I struggled to keep up with my son as he raced across the slippery stones but was blocked first by a man teetering on one leg, and then by three women holding hands.
A girl paused to let me through, but by then I could see Charlie was already at the other side of the river.
“I guess he made it fine without my help,” I called back to her, as I took four last strides to join him.
“You know this isn’t a race,” I scolded, but Charlie wasn’t listening. He was already wading into the water below the rocks, intent on walking down the river as far as he could go. I sighed with exasperation but waded in behind him. Then everyone was in the water walking — me, the dog, my husband, and Charlie in the lead. A few older boys jumped in from the shore, followed by a middle-aged couple, and then another family. The sun was shining, blue-flag iris bloomed along the shore, and schools of fish swam around our calves. Everyone laughed and just enjoyed the moment, walking down the Mississippi River on a sunny summer’s day.
I’ve lived in Minnesota for 17 years, but have somehow never visited the headwaters of the Mississippi River in Itasca State Park until this past weekend.
“Here 1,475 feet above the ocean, the mighty Mississippi begins to flow on its winding way 2,552 miles to the Gulf of Mexico.”
We camped 140 miles downriver at Schoolcraft State Park, where the river was deeper and wider, but still calm and pristine. It’s hard to believe that by the time it reaches the Gulf of Mexico, the Mississippi is so polluted that it creates a toxic dead-zone as large as New Jersey. If only we could learn to keep the water clean before we pass it down to the next people in line.
Here at home, I usually choose the St. Croix River over the Mississippi. We stick to the upper reaches, where the water is shallow and you can paddle a canoe or paddleboard without fear of large wakes.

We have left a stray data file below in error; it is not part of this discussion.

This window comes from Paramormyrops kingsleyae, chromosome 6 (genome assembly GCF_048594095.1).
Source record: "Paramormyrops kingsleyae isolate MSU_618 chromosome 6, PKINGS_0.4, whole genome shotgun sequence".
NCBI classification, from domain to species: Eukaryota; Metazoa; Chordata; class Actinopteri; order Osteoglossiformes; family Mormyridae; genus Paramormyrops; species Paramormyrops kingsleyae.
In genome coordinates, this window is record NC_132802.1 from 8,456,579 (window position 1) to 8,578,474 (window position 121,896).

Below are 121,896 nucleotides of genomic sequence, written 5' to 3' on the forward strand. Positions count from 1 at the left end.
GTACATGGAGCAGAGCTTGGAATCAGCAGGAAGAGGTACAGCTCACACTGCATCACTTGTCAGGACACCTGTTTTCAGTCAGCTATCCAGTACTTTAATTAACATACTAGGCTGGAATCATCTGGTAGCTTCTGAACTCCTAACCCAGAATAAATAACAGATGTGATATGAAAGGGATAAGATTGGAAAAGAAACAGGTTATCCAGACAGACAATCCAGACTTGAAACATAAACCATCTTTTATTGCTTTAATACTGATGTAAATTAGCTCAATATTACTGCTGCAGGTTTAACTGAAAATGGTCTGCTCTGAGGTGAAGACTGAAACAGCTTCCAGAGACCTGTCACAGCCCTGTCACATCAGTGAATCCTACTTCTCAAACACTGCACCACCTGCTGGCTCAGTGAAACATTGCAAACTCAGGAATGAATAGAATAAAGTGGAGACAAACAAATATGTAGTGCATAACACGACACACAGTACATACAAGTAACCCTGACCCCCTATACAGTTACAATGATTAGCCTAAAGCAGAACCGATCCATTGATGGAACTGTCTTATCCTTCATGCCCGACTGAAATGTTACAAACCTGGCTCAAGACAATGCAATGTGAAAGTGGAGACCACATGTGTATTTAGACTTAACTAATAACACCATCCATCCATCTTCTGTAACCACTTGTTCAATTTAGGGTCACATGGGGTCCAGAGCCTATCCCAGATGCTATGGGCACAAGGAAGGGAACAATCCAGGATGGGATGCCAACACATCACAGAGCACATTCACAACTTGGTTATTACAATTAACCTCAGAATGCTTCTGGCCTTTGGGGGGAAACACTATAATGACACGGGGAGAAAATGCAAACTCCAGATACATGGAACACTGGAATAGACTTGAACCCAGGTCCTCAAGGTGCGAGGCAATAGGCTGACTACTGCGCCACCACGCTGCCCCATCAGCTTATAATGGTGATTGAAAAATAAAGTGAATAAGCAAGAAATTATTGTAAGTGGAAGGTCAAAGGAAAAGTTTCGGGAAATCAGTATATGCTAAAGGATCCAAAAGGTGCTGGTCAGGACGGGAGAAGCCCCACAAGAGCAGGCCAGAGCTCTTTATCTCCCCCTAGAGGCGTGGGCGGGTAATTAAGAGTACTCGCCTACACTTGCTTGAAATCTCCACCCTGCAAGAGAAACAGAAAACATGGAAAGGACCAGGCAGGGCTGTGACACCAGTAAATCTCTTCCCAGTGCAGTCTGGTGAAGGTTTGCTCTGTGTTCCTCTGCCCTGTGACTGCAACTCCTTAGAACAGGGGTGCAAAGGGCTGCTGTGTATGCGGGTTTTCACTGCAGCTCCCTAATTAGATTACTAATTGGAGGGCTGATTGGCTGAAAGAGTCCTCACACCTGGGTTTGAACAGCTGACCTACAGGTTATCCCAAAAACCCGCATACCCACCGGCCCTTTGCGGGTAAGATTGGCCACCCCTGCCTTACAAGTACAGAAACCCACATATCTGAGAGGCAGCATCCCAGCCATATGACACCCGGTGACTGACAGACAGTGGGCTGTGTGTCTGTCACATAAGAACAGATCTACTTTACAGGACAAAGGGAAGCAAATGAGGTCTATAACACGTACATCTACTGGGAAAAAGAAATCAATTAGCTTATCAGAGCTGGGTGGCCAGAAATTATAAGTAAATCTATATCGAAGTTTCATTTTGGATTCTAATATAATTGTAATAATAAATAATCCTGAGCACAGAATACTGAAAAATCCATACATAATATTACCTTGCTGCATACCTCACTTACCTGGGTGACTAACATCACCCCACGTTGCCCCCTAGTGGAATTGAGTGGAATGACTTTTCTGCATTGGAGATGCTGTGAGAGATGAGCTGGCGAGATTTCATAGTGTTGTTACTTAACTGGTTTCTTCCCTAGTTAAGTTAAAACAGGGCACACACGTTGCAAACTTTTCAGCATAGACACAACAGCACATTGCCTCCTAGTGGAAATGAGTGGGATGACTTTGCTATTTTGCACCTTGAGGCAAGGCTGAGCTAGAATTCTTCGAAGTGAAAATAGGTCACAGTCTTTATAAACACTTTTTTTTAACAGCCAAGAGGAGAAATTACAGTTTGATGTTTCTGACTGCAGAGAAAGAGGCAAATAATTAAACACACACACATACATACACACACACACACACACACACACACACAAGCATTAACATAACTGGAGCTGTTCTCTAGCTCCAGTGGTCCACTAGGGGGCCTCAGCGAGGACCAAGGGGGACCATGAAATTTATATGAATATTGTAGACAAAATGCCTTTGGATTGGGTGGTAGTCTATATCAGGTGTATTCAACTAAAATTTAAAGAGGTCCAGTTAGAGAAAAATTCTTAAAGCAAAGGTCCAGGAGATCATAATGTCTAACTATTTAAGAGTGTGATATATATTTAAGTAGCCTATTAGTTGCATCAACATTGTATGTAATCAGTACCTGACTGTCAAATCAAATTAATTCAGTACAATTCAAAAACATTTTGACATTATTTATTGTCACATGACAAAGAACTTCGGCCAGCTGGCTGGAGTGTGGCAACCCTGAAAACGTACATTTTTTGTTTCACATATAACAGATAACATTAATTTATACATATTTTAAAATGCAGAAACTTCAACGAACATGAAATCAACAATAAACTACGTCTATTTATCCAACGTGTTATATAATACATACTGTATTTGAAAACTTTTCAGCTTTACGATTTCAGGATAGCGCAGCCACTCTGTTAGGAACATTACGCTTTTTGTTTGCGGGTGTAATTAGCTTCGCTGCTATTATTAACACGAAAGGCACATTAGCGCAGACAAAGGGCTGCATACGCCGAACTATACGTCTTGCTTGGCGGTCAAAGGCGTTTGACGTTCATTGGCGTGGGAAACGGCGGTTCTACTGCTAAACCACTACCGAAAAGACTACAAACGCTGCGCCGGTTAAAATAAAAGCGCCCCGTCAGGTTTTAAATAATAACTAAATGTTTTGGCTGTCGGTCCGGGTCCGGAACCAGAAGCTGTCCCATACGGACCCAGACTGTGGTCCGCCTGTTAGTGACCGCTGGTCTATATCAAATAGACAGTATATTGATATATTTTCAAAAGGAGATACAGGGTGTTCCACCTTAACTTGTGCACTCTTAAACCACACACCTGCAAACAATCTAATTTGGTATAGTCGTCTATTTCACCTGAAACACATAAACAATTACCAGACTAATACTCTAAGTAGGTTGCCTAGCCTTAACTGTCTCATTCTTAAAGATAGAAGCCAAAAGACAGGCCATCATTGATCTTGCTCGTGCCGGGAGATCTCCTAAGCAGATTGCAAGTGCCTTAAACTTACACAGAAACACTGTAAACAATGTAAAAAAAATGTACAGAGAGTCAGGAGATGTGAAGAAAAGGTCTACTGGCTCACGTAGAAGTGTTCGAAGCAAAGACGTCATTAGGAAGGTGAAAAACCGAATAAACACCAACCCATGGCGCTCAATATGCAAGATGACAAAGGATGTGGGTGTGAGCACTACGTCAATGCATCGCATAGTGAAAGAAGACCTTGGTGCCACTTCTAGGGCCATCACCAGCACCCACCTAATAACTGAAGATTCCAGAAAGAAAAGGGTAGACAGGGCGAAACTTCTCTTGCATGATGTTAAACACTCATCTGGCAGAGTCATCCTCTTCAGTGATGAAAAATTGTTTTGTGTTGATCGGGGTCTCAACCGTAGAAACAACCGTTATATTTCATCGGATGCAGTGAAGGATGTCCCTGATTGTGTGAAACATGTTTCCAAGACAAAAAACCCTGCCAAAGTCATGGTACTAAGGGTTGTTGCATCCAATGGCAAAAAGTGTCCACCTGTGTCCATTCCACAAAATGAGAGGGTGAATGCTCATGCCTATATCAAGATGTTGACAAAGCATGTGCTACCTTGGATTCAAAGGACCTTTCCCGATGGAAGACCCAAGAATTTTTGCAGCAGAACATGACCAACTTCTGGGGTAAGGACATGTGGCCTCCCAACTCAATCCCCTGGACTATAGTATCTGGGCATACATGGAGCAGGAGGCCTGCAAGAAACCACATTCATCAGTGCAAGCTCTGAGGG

Charlie and I make several trips down the river each summer, stopping to explore sandbars and backwater channels along the way. We search for great blue herons, crouch low to see a dragonfly just emerging from its nymph skin, and revel in the peace of a river without signs of human intrusion. Even the St. Croix, however, collects damage as it flows.
One Fourth of July weekend, two years ago, my mom and I decided to canoe a different stretch of the St. Croix River, closer to home. We launched from the Boom Site, just north of Stillwater, with Charlie (then 3) and our dog in tow. A short distance up the river, we stopped to explore the beach along the sandstone bluff at the Boom Site wayside area. The shoreline and nearby islands were packed with boats full of people celebrating the holiday weekend. The cliffs were sprayed with graffiti, and garbage littered the shore. I was appalled that people had ruined such a beautiful place.
This Saturday, July 8, the Carnelian-Marine-St. Croix Watershed District, St. Croix River Association, and Conservation Corps are calling on volunteers and local community members to help “Clean the Croix” during a 2.5 hour volunteer event. Volunteers can choose among three activities:
(1) Picking up litter from the shoreline at the Boom Site wayside;
(2) Picking up litter from islands between the Boom Site landing and High Bridge (bring your own boat); or
(3) Removing invasive species from the Aiple property just north of the Stillwater Depot.
The cleanup is 9-11:30 a.m., and lunch will be provided at the end. To learn more and register, go to: stcroixriverassociation.org/event/clean-the-croix/.
I’ll be leading the crew picking up litter at the Boom Site wayside. Join me on Saturday and help to restore the wonder of the St. Croix.
Angie Hong is an educator for East Metro Water, mnwcd.org/emwrep. Contact her at 651-330-8220 ext. 35 or [email protected]